WASHBURN, Maine — The acting commissioner of the state Department of Environmental Protection said Thursday she was pleased with the progress being made on two significant cleanup projects in Aroostook County.
Patricia Aho was in southern and central Aroostook on Wednesday and Thursday for a tour that took her to several businesses and to the environmental cleanup sites in Washburn and Wallagrass. On Wednesday, Aho reviewed a brownfield project in Washburn and cleanup efforts the DEP is overseeing in Wallagrass, where 5,000 gallons of gas were spilled in a tractor-trailer truck accident in May.
The town of Washburn, working with the DEP, Northern Maine Development Commission and U.S. Environmental Protection Agency, recently began a brownfield revitalization project at the former McCain cooler plant on Gardner Creek Road. The community was awarded a $200,000 Brownfield Cleanup subgrant by the Northern Maine Development Commission in May to remove asbestos and other hazardous materials from the site.
There is an 86,630-square-foot defunct potato processing and cold storage facility at the site. Environmental site assessments revealed material containing asbestos in the potato production facility, potato waste screening building, starch plant, sprinkler building, scale house and well house. The roof of the starch plant has partially collapsed, which the spokesperson said represents both a safety risk and a potential exposure pathway for asbestos.
The cleanup project in Washburn began last month. The town hopes eventually to redevelop the site and is applying for grants to that end.
“I am incredibly excited that the town of Washburn was able to work with NMDC to get the subgrant to help clean up the site,” Aho said Thursday during a stop in Houlton. “The work is ongoing, and it is being done in a timely manner, and I am pleased with the results. This project is expected to be complete in mid-September and we will be back here and we should see a beautiful grassy area that the town can redevelop.”
In Wallagrass, Aho visited the site of the May 31 gasoline spill.
The spill took place after a tractor-trailer truck belonging to the John T. Noble trucking company of Caribou overturned on Route 11. Investigators said a medical problem led the truck’s driver, Joe Nichols, to lose control of the vehicle after it drifted onto the soft shoulder of the roadway and became unstable.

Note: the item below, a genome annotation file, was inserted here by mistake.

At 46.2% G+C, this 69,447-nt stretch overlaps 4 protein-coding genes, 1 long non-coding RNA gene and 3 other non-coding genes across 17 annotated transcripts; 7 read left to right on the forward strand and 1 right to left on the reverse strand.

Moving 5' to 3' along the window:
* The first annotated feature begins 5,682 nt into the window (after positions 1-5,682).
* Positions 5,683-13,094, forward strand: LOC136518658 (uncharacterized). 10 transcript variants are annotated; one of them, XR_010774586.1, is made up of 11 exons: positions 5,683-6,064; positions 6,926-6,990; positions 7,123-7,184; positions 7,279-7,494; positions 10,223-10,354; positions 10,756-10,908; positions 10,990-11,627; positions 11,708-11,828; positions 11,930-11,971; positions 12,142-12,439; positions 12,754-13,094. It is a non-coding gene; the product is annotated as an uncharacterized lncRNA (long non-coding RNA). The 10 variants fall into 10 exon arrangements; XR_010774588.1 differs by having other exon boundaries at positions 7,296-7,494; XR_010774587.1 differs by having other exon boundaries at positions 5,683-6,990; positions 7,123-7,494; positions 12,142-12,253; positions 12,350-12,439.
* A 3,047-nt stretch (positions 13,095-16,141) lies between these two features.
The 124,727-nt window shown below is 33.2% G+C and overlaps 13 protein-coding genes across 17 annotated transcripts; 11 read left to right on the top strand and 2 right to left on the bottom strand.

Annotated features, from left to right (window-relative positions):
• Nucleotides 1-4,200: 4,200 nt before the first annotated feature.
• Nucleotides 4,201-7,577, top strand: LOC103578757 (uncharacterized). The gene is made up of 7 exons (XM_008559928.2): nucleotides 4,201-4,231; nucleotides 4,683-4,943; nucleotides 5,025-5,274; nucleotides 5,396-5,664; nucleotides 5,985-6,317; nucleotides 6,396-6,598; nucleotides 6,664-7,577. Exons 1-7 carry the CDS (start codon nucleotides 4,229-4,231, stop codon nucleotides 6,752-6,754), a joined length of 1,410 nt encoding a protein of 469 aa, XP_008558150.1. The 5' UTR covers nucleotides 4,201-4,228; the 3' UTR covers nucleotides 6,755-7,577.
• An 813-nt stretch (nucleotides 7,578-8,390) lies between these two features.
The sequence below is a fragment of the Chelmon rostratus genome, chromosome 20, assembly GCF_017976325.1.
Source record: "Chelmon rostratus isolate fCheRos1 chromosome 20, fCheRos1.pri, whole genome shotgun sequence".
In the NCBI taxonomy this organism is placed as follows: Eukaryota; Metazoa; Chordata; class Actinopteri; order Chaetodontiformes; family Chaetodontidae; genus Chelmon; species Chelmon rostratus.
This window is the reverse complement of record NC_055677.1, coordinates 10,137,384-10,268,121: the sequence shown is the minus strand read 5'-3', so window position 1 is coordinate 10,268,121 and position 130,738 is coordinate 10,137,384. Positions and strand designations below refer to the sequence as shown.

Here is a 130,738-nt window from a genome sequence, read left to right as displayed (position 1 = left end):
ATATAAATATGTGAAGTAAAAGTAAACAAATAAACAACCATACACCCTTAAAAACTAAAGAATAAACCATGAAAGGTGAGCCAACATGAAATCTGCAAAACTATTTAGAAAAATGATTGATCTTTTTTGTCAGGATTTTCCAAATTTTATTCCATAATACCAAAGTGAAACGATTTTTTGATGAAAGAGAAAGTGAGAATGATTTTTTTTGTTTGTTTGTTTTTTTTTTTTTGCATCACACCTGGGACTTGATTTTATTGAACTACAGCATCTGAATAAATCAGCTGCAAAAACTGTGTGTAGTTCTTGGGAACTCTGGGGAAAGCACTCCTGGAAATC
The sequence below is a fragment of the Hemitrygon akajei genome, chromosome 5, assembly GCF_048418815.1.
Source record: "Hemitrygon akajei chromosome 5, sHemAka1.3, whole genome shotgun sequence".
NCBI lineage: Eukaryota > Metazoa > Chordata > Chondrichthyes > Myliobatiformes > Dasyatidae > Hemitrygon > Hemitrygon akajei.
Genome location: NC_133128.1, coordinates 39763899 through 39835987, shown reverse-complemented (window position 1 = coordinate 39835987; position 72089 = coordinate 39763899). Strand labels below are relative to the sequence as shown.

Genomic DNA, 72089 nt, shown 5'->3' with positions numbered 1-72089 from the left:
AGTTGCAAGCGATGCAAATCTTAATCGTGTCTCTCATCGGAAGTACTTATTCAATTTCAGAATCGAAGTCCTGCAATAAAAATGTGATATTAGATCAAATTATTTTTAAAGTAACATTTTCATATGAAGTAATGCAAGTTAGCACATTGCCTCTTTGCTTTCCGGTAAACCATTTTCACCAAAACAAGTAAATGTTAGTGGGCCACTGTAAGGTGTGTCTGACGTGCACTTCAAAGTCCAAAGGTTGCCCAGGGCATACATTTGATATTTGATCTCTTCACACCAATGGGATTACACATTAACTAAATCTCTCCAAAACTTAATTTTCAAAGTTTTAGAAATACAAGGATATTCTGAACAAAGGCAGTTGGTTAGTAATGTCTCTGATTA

The truck was hauling 8,000 gallons of gasoline for Daigle Oil Co. of Fort Kent at the time of the crash. An estimated 5,000 gallons spilled and seeped into the ground when a tank was breached.
The DEP is working with private contractors to pull gasoline from the ground and to collect and treat any water contaminated by the spilled gasoline. DEP workers are continuing the cleanup effort and a website http://www.maine.gov/dep/rwm/wallagrass/ keeps residents updated on its progress.
Aho said more than 600 gallons of spilled gasoline has been recovered so far. Crews have drilled recovery and monitoring wells to aid in the effort. Not all of the gasoline spilled will be recovered as a substantial portion will evaporate into the air, dissolve into water or stick to rocks and soil.
“We do everything we can to prevent spills, but accidents happen,” said Aho.”We have the best responders working for the state who respond to more than 3,000 hazardous materials spills each year. They are doing the best they can to remediate the spill.”
Aho said she was not sure when the cleanup would be completed, which she said she realizes frustrates some people. The DEP will remain on the site for the foreseeable future, and Aho said she plans to return to Wallagrass next month for an informational meeting with the community.
Aho also met with staff at the Presque Isle DEP office and made stops at Smith & Wesson in Houlton, McCain Foods in Easton and the Maine Potato Board in Presque Isle before returning to Augusta.